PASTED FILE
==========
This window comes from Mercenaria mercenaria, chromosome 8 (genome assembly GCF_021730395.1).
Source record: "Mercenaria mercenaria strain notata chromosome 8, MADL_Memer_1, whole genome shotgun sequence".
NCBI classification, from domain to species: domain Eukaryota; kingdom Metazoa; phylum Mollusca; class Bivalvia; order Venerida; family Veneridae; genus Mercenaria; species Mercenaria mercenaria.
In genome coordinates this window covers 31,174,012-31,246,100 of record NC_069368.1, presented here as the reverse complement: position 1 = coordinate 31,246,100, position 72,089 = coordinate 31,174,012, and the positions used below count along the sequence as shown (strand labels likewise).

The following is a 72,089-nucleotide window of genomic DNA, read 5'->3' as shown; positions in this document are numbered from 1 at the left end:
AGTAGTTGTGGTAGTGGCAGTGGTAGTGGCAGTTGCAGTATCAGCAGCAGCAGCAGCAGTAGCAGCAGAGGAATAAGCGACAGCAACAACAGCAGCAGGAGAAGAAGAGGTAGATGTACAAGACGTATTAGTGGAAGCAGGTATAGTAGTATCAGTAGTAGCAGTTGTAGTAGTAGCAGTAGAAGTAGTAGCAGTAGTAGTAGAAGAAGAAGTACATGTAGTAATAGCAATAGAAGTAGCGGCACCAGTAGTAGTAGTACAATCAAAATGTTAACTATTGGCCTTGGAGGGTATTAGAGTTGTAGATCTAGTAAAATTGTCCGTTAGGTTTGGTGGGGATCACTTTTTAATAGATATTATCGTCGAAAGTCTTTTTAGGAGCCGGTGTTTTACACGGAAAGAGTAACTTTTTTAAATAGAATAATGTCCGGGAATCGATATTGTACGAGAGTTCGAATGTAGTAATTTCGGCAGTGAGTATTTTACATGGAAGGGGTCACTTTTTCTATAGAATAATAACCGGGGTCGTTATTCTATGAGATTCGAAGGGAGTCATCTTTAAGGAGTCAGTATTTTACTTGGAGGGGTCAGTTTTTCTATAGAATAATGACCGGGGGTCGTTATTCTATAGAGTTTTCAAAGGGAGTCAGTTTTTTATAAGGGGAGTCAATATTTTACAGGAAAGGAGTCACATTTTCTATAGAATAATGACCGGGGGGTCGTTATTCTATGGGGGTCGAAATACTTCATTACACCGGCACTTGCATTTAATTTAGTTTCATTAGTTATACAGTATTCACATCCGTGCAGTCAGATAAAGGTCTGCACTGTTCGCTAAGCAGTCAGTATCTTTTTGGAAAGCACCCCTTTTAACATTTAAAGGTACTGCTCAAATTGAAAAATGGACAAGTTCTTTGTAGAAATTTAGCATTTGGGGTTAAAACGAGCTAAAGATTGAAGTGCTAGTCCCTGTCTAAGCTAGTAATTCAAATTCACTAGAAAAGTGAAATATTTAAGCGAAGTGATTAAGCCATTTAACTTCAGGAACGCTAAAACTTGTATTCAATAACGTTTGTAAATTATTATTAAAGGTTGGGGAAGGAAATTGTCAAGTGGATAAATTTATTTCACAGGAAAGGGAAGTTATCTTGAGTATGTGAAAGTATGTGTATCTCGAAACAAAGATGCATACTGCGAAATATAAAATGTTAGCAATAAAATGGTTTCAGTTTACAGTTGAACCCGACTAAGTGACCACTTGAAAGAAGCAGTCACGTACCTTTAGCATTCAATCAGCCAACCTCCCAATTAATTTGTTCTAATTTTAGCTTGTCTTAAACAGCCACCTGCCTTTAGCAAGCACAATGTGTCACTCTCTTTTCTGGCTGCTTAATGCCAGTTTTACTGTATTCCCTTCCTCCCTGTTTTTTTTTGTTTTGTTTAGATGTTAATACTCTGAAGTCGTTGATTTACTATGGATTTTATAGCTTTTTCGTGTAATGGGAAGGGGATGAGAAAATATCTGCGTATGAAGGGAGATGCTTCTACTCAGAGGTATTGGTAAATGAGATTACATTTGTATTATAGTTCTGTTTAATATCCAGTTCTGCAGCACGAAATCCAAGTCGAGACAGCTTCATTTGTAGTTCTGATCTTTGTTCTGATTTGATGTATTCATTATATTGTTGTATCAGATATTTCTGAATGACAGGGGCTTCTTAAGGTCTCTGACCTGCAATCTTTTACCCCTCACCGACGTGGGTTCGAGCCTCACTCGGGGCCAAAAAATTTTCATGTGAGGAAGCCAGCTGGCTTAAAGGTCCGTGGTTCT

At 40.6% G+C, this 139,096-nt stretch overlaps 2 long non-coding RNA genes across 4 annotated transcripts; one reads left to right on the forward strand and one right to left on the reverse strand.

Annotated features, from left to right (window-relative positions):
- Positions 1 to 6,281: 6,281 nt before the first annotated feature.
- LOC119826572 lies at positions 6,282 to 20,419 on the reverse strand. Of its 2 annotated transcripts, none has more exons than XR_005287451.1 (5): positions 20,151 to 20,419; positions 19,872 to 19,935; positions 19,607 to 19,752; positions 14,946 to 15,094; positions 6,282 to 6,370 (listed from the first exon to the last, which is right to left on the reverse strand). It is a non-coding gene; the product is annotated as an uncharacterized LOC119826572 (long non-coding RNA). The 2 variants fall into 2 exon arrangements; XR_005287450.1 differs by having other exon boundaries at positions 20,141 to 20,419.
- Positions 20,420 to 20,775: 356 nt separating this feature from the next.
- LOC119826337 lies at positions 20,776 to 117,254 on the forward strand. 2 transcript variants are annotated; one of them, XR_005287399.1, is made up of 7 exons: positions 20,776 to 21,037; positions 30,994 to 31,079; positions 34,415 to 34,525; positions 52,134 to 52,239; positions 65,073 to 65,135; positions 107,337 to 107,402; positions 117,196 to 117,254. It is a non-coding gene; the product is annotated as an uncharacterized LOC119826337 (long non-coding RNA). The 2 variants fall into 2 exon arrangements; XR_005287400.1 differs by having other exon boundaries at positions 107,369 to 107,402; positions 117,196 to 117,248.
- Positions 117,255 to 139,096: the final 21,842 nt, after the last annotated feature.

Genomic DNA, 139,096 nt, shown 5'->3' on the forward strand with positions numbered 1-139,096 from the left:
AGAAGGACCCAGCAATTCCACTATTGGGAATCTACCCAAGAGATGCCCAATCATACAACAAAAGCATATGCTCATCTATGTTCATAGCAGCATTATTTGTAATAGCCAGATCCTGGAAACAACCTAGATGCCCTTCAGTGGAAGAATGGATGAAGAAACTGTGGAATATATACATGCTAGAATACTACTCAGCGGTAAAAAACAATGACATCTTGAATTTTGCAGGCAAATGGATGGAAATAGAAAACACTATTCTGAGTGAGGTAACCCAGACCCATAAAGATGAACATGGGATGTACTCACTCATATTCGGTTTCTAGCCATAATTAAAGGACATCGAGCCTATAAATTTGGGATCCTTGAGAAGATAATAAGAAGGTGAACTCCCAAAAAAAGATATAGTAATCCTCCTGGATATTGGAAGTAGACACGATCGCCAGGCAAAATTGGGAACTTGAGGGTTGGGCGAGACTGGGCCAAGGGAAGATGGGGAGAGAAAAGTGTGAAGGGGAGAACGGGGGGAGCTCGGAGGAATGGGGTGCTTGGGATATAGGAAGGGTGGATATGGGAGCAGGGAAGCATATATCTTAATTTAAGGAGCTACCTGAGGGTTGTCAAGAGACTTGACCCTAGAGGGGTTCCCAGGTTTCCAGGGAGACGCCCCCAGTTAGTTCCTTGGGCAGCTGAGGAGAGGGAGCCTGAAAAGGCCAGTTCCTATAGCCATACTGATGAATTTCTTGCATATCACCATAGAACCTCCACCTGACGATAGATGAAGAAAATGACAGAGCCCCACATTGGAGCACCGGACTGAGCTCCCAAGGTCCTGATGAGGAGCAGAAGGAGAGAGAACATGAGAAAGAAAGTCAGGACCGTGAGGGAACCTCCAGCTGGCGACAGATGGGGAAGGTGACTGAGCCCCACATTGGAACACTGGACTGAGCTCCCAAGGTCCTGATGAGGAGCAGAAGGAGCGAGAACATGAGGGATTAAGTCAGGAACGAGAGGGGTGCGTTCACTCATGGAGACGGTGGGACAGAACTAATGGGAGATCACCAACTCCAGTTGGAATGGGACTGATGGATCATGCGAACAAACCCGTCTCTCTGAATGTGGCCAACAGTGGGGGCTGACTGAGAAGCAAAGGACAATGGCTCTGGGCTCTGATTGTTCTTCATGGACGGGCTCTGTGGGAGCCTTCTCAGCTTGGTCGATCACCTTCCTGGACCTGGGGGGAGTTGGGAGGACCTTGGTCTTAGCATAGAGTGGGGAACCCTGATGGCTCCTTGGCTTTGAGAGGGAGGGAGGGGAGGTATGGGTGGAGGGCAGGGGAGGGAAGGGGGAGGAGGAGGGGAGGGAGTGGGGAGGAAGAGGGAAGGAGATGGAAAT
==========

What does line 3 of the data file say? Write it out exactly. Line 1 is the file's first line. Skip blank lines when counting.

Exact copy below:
NCBI classification, from domain to species: domain Eukaryota; kingdom Metazoa; phylum Mollusca; class Bivalvia; order Venerida; family Veneridae; genus Mercenaria; species Mercenaria mercenaria.